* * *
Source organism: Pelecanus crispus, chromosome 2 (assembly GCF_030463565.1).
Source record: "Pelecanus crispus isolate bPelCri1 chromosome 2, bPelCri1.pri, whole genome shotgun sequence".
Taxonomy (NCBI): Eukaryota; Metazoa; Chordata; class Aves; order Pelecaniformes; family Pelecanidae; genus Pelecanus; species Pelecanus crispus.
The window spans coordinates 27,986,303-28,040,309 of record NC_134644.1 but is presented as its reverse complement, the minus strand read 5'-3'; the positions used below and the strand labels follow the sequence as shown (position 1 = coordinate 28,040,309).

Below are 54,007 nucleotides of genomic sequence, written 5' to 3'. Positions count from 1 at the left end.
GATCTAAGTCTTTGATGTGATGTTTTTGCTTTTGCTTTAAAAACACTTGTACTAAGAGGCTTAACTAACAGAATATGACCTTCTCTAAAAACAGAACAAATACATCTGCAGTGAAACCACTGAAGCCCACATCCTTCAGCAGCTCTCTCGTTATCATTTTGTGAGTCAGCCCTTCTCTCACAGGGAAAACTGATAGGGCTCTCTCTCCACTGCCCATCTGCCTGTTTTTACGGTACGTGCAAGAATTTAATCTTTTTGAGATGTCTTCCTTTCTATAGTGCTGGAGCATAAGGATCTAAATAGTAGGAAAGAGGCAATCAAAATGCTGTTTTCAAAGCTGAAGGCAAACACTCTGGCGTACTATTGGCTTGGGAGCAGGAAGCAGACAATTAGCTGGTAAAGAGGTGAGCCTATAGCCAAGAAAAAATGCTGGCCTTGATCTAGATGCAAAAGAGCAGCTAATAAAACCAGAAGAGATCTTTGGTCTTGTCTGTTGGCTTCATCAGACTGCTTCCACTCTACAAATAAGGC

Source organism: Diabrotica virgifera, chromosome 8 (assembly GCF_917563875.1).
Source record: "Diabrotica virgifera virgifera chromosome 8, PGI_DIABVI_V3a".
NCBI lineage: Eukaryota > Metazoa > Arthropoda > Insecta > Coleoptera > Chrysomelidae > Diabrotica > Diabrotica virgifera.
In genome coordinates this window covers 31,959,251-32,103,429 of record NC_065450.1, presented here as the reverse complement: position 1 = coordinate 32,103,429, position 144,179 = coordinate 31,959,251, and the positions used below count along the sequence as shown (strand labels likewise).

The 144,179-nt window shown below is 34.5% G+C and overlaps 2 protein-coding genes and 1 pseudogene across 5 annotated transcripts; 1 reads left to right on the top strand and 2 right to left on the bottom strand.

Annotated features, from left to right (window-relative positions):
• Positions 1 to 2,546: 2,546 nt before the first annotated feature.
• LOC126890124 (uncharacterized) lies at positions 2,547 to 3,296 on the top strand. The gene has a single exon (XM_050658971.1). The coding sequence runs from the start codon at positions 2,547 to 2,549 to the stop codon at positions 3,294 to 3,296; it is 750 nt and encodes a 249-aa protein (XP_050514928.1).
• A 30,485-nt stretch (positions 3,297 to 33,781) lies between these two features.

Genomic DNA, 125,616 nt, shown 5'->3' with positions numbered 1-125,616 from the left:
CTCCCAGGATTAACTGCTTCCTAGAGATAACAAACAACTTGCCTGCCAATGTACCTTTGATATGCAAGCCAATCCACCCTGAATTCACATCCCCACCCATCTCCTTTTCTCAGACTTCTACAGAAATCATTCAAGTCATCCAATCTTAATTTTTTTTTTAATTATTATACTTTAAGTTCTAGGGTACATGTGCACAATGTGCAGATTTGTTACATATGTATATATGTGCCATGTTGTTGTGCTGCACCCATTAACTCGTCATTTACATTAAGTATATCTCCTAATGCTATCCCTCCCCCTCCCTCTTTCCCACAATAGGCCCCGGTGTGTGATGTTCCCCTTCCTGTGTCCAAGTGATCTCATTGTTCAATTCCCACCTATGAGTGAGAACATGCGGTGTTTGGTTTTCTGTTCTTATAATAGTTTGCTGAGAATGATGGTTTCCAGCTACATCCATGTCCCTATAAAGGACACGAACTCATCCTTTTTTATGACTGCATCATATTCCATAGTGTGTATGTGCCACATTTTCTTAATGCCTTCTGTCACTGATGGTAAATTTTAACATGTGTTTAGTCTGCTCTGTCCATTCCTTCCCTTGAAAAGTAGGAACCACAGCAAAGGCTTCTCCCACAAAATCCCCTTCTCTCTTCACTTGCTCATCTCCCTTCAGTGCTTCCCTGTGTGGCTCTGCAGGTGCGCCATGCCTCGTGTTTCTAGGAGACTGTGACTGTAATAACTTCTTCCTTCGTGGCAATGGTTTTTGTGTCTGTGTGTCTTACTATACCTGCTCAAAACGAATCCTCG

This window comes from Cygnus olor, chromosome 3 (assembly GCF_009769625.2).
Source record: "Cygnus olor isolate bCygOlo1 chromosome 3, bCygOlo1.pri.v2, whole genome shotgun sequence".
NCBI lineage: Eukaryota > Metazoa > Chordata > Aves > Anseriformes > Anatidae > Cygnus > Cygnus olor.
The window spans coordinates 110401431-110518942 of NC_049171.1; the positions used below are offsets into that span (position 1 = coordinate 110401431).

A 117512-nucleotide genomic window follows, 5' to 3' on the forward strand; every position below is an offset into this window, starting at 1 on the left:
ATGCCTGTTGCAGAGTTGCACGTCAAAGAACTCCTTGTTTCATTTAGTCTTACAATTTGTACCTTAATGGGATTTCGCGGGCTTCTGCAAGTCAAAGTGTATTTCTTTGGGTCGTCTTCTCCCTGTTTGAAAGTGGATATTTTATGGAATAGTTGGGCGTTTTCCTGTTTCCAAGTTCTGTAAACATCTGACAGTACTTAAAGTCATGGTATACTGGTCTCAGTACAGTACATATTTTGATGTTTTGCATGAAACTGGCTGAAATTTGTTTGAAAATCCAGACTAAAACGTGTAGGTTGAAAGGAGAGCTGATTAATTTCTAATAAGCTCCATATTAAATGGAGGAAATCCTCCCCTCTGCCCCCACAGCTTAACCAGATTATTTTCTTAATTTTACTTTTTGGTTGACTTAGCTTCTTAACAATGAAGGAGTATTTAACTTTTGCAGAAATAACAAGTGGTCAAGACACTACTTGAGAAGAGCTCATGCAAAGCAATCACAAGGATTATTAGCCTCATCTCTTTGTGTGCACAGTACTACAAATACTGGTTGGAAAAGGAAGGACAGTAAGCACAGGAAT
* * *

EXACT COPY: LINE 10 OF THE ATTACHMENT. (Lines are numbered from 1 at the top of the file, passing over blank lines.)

In genome coordinates this window covers 31,959,251-32,103,429 of record NC_065450.1, presented here as the reverse complement: position 1 = coordinate 32,103,429, position 144,179 = coordinate 31,959,251, and the positions used below count along the sequence as shown (strand labels likewise).